The ECB’s Original Sin and Franco Modigliani’s Long View


Naked Capitalism has posted the article The ECB’s Original Sin and Franco Modigliani’s Long View.

However, unemployment is not a potent instrument to control inflation when there is plenty of slack, while it has a considerable impact on social welfare.

Note the emphasis above that I have added. Too often people seem to think that a prescription to cure a particular ailment should be used to cure every ailment. Decent economists always tell you the specific circumstances that call for a specific remedy.

Even for me, some of the terminology of the article was a bit confusing. The section below explains how central banks could stimulate investment when the only power they seem to have is to control monetary policy. Monetary policy is weak to completely ineffective in stimulating investment when there is plenty of slack in the economy.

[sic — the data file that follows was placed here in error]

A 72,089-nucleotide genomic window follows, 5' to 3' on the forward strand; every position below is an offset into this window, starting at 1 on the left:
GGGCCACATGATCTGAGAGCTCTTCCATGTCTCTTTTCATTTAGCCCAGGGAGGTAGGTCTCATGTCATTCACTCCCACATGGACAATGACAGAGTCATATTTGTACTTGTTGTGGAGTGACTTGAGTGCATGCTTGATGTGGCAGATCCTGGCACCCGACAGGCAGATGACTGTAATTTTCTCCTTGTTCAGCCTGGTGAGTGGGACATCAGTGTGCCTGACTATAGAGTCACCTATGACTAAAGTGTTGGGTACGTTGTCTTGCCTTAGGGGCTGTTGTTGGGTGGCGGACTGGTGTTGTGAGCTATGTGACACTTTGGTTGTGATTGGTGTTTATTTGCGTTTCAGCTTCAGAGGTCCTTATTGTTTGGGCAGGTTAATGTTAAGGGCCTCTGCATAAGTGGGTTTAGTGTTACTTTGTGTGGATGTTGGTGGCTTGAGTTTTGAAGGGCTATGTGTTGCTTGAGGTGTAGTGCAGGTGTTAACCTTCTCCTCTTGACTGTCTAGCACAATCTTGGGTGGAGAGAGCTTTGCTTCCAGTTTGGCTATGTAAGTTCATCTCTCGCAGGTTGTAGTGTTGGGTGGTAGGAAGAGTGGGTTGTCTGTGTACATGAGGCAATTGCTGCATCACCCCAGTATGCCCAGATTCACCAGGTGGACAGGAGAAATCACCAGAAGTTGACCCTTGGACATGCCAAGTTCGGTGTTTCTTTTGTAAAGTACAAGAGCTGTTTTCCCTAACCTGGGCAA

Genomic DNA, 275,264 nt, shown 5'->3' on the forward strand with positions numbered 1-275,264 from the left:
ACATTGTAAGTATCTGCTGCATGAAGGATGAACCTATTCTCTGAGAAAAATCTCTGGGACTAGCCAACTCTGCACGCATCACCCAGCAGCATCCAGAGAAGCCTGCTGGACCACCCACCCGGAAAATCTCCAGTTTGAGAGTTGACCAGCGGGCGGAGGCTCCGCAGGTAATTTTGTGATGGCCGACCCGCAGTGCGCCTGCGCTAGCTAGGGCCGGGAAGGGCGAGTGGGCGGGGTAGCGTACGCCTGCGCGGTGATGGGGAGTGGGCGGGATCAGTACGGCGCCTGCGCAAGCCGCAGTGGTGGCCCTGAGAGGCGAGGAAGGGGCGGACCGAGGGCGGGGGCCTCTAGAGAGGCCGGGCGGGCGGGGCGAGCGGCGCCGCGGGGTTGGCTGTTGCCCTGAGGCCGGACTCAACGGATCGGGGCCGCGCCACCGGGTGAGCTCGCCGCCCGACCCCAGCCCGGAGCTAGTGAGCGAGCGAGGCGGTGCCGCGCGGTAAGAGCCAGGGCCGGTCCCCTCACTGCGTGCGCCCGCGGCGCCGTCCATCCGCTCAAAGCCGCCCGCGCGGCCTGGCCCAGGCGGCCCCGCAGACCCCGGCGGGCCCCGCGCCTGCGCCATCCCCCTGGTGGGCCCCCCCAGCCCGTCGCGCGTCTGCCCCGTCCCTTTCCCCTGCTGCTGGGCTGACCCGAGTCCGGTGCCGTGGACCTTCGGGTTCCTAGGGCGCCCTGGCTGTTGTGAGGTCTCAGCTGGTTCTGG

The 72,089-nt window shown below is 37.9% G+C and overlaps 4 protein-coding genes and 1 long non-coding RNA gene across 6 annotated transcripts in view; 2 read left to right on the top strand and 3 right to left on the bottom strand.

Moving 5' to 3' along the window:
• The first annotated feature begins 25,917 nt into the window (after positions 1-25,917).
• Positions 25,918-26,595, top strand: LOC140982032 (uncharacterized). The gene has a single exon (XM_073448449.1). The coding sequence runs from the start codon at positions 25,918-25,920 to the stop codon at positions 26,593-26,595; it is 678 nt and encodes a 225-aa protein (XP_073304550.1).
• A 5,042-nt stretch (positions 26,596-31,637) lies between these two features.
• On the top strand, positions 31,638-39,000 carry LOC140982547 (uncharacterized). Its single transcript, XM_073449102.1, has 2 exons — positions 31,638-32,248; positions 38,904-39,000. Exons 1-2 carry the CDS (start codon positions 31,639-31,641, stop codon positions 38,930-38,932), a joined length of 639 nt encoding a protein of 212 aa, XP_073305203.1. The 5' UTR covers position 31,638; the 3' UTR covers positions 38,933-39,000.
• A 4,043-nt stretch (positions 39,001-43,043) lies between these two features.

As the manifesto itself recognised, the proposed reinterpretation of the ECB role would meet with serious objections. One was that central banks are unable to stimulate investment.
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The ECB has proven unable to raise inflation through its QE programme. Higher price dynamics cannot be achieved if the monetary stimulus fails to reach the real economy. When the latter is in deep recession or deflation, and fiscal space is limited, only monetary finance can be effective as it allows newly created money to be transformed into additional (public or private sector) spending without raising public debt. One way to apply money finance at the whole EZ level would be through an initiative whereby the European Investment Bank would issue bonds to finance a large investment plan for the area, and the ECB would purchase the EIB bonds with newly created money. Through such initiative, money finance would pursue the inflation target by stimulating demand and reducing unemployment. The new investment financed would strengthen the output potential of the Eurozone.

When people wonder why their is no private investment in more production capacity, I like to frame it as “What part of no freakin’ customers do you not understand?”

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